Santorum had won the endorsement last weekend of a group of 150 national evangelical leaders. Yesterday, he spotlighted the endorsement of James Dobson, who founded the conservative Focus on the Family organization.

Santorum also sought to leverage the news out of Iowa.

“There’s been two primaries held now, and we won one,’’ Santorum said. “This is a solid win, a much stronger win than what Governor Romney claimed to have.’’

Romney, whose campaign had trumpeted his historic feat of winning both Iowa and New Hampshire, ignored reporters’ questions about the revised Iowa numbers as he climbed into his SUV following a visit to his campaign headquarters yesterday.

Analysts, however, took note.

“The sad part for Santorum is that the election is really about narrative, and the narrative has already been cast that Romney won Iowa and he won again in New Hampshire,’’ said Linda Abrams, a political science and history professor at the Christian fundamentalist Bob Jones University in Greenville.

The change in Iowa results has no practical effect. The vote at the caucuses is symbolic, with the actual delegates parceled at Iowa’s state convention in a few weeks.

Abrams added that Perry’s endorsement of Gingrich could make a difference, but that Gingrich is also “very polarizing.’’ Some of Perry’s supporters may choose to rally around Santorum instead, she said.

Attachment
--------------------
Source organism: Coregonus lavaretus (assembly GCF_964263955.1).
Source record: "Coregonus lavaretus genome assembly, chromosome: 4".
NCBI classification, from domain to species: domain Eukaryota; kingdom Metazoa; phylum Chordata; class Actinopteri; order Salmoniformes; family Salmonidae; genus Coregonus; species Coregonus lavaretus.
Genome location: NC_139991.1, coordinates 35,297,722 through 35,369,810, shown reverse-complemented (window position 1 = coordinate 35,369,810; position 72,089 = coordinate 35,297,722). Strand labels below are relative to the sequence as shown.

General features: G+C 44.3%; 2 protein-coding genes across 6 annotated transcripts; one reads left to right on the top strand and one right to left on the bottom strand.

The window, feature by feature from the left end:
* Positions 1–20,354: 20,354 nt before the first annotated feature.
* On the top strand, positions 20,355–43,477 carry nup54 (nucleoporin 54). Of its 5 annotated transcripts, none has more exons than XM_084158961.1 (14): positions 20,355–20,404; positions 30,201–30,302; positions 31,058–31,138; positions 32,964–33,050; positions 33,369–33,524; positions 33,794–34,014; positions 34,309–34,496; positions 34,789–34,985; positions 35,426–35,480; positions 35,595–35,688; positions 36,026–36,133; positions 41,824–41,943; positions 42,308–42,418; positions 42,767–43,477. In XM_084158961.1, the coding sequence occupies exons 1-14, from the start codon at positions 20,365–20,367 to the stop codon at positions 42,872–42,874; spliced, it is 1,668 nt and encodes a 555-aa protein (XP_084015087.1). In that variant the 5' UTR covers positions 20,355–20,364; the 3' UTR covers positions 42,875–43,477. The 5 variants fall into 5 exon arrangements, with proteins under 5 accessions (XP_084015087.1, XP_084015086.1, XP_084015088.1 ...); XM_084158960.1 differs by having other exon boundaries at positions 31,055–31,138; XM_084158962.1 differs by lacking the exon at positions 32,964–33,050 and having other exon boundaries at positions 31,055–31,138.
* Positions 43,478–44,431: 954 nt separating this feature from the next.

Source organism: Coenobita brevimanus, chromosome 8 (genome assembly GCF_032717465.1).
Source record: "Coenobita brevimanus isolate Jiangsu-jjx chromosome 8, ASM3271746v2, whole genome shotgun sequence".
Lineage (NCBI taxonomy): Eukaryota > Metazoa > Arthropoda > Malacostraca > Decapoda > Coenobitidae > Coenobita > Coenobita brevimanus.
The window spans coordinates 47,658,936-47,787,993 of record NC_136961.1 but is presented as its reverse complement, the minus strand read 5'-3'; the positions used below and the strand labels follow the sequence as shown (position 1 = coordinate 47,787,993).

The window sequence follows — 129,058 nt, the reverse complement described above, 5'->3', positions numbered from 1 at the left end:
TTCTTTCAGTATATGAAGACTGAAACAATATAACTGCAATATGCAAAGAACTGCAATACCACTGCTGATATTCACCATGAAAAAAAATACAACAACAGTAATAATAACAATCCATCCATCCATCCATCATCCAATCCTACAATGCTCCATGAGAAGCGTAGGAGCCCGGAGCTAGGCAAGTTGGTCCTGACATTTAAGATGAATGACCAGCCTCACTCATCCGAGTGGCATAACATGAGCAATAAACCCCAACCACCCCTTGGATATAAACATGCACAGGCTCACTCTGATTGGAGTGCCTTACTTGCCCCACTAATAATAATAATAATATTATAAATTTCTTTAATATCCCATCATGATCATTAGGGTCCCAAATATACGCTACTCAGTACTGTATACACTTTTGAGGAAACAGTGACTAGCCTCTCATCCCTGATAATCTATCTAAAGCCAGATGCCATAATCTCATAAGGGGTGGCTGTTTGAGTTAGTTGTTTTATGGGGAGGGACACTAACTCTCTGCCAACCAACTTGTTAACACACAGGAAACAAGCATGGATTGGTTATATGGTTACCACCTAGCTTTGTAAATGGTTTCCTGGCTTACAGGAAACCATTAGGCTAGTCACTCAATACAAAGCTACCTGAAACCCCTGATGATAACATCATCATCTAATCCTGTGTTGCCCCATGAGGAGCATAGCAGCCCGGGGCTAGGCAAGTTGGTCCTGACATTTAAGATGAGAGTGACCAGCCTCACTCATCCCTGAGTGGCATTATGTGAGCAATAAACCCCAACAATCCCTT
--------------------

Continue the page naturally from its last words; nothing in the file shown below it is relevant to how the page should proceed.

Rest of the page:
“I have no question Newt Gingrich has the heart of a conservative reformer, the ability to rally and captivate the conservative movement, and the courage to tell the Washington interests to take a hike if it’s what is best for the country,’’ Perry said during his press conference.

Gingrich thanked Perry, and despite the Texas governor’s modest level of support in South Carolina - the latest CNN/Time poll gave him 6 percent of the vote - the former speaker told “PBS NewsHour’’ it would make a big difference nationally.

Senator Lindsey Graham of South Carolina, who has not endorsed any candidate, said he believed Perry’s backing will help.

“This will matter in South Carolina,’’ Graham said in an interview. “Rick Perry does talk our talk, so even though he wasn’t polling well, there was an affinity, a closeness, to who he is, and I think he could be a very good surrogate for Newt in the closing 48 hours here.’’

Christopher Rowland, Michael Levenson, and Matt Viser of the Globe staff contributed to this report. Tracy Jan can be reached at tjan@globe.com.